1. Direct sum and Isomorphisms

Prove that if V = M (Direct sum) N, then
V/M (Isomorphisms.) N. Hint: Restrict the quotient mapping V /M to N and the kernel and image of the restricted mapping.

plx help

2. Originally Posted by mathbeginner
Prove that if V = M (Direct sum) N, then
V/M (Isomorphisms.) N. Hint: Restrict the quotient mapping V /M to N and the kernel and image of the restricted mapping.

plx help

As any $\displaystyle v\in V$ has a unique expression as $\displaystyle v=m_v+n_v\,,\,\,m_v\in M\,,\,n_v\in N$ , define $\displaystyle f:V\to N$ by $\displaystyle f(v=m_v+n_v):= n_v$

Uniqueness of expression gives you that f is well defined, and now just prove that f is an isomorphism of vec. spaces.

Tonio

Pd. Of course, f is NOT an isomorphism! You need to find its kernel and use the fist isomorphism theorem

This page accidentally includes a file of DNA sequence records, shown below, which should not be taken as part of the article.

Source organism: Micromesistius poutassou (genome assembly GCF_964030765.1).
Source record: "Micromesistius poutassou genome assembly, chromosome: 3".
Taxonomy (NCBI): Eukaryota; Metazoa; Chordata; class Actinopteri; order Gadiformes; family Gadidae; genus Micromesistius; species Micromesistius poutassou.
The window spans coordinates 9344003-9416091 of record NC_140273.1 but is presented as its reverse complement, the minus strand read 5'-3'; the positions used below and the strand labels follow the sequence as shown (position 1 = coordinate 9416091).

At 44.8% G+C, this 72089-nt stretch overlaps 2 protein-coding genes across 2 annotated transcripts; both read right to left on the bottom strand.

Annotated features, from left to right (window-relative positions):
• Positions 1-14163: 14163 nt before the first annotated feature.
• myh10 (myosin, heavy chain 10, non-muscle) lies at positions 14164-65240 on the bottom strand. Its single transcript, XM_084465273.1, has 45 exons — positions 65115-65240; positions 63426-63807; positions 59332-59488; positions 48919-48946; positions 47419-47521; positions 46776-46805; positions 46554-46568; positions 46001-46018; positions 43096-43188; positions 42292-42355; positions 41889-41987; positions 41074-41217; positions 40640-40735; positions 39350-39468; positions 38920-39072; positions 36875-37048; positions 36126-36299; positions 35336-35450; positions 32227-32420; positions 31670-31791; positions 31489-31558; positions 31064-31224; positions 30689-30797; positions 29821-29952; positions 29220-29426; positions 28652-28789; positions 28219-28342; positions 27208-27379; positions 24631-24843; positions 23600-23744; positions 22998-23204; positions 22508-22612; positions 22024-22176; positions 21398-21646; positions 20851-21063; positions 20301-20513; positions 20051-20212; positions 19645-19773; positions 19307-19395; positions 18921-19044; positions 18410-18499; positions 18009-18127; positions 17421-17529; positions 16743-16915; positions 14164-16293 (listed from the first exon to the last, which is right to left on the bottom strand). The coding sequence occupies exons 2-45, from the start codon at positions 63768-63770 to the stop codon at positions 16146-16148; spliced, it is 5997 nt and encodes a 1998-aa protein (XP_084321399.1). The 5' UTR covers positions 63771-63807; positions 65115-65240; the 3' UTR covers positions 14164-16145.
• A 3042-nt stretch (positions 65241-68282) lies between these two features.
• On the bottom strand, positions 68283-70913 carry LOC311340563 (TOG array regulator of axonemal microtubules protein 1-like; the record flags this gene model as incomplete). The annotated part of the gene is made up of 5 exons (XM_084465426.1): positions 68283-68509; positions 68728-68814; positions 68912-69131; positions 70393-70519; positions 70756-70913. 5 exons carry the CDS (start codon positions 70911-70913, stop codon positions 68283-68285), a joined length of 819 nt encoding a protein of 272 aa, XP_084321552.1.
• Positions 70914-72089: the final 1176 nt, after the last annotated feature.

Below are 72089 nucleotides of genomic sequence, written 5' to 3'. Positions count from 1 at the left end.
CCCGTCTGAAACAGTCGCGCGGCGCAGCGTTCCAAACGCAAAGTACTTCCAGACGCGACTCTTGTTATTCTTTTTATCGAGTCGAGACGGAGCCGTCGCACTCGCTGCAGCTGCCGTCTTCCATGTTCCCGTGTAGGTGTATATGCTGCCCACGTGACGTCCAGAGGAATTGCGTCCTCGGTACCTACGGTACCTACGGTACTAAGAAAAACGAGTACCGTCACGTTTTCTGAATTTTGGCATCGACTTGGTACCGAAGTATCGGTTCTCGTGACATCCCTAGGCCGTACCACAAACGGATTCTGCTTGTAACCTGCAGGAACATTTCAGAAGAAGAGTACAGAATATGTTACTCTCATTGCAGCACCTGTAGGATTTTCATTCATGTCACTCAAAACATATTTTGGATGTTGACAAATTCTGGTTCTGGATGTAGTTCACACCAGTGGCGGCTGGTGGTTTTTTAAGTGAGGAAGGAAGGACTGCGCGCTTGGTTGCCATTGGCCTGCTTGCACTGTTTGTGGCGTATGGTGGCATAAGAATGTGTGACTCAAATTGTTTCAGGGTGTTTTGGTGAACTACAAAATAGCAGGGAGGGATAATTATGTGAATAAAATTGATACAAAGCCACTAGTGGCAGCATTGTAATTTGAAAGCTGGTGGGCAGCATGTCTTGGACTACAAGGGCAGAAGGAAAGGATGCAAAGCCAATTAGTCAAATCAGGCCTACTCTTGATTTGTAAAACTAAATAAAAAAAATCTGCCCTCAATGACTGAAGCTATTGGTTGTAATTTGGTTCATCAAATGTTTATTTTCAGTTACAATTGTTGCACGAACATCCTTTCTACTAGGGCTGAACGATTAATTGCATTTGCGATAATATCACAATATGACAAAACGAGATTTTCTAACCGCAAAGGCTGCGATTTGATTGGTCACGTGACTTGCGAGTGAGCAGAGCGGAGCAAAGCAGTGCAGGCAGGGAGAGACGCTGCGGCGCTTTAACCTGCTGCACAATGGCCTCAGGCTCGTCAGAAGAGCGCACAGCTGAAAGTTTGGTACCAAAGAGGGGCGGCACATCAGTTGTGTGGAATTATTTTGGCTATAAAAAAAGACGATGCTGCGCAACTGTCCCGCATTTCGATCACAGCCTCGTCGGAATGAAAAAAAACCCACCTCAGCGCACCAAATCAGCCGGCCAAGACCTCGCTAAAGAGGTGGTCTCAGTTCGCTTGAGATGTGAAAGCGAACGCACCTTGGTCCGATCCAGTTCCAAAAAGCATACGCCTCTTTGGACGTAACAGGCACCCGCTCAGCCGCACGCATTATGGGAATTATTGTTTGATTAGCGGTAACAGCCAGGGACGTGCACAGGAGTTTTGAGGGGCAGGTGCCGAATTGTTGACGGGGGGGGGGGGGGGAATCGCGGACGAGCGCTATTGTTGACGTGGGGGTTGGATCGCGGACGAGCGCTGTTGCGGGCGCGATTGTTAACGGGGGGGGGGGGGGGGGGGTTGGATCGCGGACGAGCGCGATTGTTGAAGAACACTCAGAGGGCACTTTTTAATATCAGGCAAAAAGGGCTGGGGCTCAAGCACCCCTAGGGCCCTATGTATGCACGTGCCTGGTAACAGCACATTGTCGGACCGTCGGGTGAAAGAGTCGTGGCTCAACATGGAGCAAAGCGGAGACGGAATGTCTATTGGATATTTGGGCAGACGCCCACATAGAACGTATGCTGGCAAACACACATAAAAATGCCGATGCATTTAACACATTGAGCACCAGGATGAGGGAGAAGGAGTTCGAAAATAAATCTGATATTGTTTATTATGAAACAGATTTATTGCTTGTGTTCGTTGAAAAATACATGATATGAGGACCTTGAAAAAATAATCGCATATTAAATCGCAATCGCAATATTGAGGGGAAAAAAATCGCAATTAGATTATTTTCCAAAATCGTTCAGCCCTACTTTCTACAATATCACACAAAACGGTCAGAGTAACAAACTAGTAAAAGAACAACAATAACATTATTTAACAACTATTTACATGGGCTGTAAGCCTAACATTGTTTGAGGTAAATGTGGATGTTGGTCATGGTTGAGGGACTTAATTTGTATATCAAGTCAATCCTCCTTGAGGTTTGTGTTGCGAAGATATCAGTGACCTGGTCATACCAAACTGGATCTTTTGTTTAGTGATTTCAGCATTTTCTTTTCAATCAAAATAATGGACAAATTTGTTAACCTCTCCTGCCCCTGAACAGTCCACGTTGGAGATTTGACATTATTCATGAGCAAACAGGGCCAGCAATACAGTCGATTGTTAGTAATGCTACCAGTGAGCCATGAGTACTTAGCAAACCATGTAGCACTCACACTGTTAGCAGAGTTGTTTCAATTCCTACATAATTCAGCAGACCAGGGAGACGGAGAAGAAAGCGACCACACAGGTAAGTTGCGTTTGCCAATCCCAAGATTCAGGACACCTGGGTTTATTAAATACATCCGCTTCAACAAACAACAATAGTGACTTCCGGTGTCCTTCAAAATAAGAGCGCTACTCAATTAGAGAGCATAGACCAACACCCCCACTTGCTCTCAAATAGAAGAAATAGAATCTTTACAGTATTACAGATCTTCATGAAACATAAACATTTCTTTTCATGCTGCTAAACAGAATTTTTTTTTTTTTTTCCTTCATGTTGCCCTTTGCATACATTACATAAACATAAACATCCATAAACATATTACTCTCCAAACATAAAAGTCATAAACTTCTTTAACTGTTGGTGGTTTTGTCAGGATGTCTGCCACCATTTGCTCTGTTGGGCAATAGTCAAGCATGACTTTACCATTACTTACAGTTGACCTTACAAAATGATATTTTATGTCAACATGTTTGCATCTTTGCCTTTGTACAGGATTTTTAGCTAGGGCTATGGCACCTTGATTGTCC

3. Originally Posted by mathbeginner
Prove that if V = M (Direct sum) N, then
V/M (Isomorphisms.) N. Hint: Restrict the quotient mapping V /M to N and the kernel and image of the restricted mapping.

plx help
Assuming you're working with F.D. vec. spaces if you only need to show that they are isomorphic and you need not exhibit the isomorphism why not note that if $\displaystyle \{y_1,\cdots,y_n\}$ is a basis for $\displaystyle \mathcal{N}$ then $\displaystyle y_1+\mathcal{M},\cdots,y_n+\mathcal{M}$ is a basis for $\displaystyle \mathcal{V}/\mathcal{M}$. In particular, $\displaystyle \dim \mathcal{V}/\mathcal{M}=n=\dim\mathcal{N}$ and so they are evidently isomorphic.

4. Would you happen to be a uOttawa student? I have that same question on an assignment of mine